Intel today broke its silence on the next-generation of entry level Braswell 14nm SOCs. Combining a low TDP, reasonable clock speeds and a choice of dual or quad cores in the same price bracket, they should be an attractive choice for many a low-level system builder.
Said to offer a combination of more performance than the new Atom ‘Cherry Trail’ processors, but a lower price tag than the Core M Broadwell CPUs found in beefier laptops, the new Braswell hardware should complement already existing chips and provide greater selection to manufacturers building inexpensive hardware.
Although we’ll need to wait until early benchmarks are released to have our first impressions of how the new chips perform, thanks to CPU World we do have a pretty good idea of their specifications.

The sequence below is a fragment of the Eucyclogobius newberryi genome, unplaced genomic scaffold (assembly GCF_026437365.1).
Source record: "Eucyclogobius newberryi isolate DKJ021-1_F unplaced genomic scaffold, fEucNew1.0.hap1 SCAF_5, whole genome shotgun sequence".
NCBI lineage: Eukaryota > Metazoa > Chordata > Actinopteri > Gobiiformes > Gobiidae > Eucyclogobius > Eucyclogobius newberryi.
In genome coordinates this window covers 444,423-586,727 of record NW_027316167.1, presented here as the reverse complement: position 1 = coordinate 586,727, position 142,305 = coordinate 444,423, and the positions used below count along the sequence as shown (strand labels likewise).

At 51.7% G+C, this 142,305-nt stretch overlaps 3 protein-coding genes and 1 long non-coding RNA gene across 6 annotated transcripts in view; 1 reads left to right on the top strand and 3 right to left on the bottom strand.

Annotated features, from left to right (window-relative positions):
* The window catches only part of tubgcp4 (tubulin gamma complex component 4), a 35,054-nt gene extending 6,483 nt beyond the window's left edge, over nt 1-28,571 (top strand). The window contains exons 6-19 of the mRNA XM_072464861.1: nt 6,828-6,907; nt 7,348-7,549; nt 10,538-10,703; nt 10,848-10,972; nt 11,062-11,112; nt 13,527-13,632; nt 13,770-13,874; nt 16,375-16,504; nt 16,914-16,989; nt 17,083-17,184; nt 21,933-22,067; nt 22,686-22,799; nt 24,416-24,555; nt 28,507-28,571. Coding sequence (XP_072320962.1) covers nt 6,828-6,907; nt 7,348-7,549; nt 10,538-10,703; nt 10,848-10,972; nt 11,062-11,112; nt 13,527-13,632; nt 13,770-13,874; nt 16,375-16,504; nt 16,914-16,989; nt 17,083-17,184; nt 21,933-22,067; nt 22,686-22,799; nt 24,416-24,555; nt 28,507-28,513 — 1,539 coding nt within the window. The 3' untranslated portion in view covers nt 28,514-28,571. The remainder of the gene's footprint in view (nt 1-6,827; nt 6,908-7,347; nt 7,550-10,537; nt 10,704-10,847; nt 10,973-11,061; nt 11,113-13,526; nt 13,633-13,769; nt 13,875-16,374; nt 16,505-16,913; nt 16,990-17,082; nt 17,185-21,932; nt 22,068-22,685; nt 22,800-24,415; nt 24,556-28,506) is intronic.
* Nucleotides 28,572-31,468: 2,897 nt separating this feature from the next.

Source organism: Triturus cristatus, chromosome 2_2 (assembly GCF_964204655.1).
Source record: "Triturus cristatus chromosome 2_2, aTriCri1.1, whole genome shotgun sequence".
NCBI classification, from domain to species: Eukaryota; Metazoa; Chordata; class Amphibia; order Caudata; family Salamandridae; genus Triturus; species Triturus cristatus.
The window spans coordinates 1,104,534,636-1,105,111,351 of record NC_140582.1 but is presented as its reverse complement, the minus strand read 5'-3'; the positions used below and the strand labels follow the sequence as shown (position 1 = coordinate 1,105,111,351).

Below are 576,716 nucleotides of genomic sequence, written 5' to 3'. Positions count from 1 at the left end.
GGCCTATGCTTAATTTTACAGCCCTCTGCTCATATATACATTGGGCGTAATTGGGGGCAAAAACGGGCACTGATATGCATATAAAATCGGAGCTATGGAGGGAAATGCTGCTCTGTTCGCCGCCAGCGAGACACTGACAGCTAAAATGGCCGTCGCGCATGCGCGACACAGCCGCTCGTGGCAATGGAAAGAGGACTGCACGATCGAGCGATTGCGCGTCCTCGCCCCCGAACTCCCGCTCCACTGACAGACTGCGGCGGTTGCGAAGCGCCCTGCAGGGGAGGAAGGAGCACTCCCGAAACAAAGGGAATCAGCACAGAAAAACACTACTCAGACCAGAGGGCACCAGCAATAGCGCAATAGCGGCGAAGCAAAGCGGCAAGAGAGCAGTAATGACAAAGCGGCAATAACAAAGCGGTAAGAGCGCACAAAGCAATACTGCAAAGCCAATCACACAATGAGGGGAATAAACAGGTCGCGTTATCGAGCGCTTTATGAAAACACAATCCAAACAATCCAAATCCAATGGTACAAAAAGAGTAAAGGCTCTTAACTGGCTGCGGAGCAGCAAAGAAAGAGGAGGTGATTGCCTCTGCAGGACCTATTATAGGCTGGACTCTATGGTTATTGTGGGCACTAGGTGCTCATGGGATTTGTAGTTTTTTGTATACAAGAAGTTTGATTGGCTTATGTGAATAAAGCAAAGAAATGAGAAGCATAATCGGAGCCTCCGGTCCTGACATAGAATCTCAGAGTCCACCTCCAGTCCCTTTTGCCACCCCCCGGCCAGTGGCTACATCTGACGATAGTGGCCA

- Celeron N3000: Dual core, 1.04Ghz (2.08Ghz Turbo), 1MB L2 cache, 4W TDP and a price tag $107.
- Celeron N3050: Dual core, 1.6Ghz (2.16Ghz Turbo) 1MB L2 cache, 6W TDP and a price tag of $107.
- Celeron N3150: Quad core, 1.6Ghz (2.08Ghz Turbo) 2MB L2 cache, 6W TDP and a price tag of $107.
- Pentium N3700: Quad core, 1.6Ghz (2.4Ghz Turbo) 2MB L2 cache, 6W TDP and a price tag of $161.
Each of them supports DDR3 memory up to 1600Mhz and they all come with integrated graphics chips onboard as well – some more powerful than others. Of course, low-power processors like these are rarely any good for gaming.
While none of them are likely to be performance power houses compared to their higher-level and desktop counterparts, it’s worth noting how minuscule their power draw is. That will not only help maintain battery life, but reduce the need for advanced – and bulky – cooling solutions. An increasing number of system are packing passive cooling systems, and chips like this will only increase the selection of silent PCs.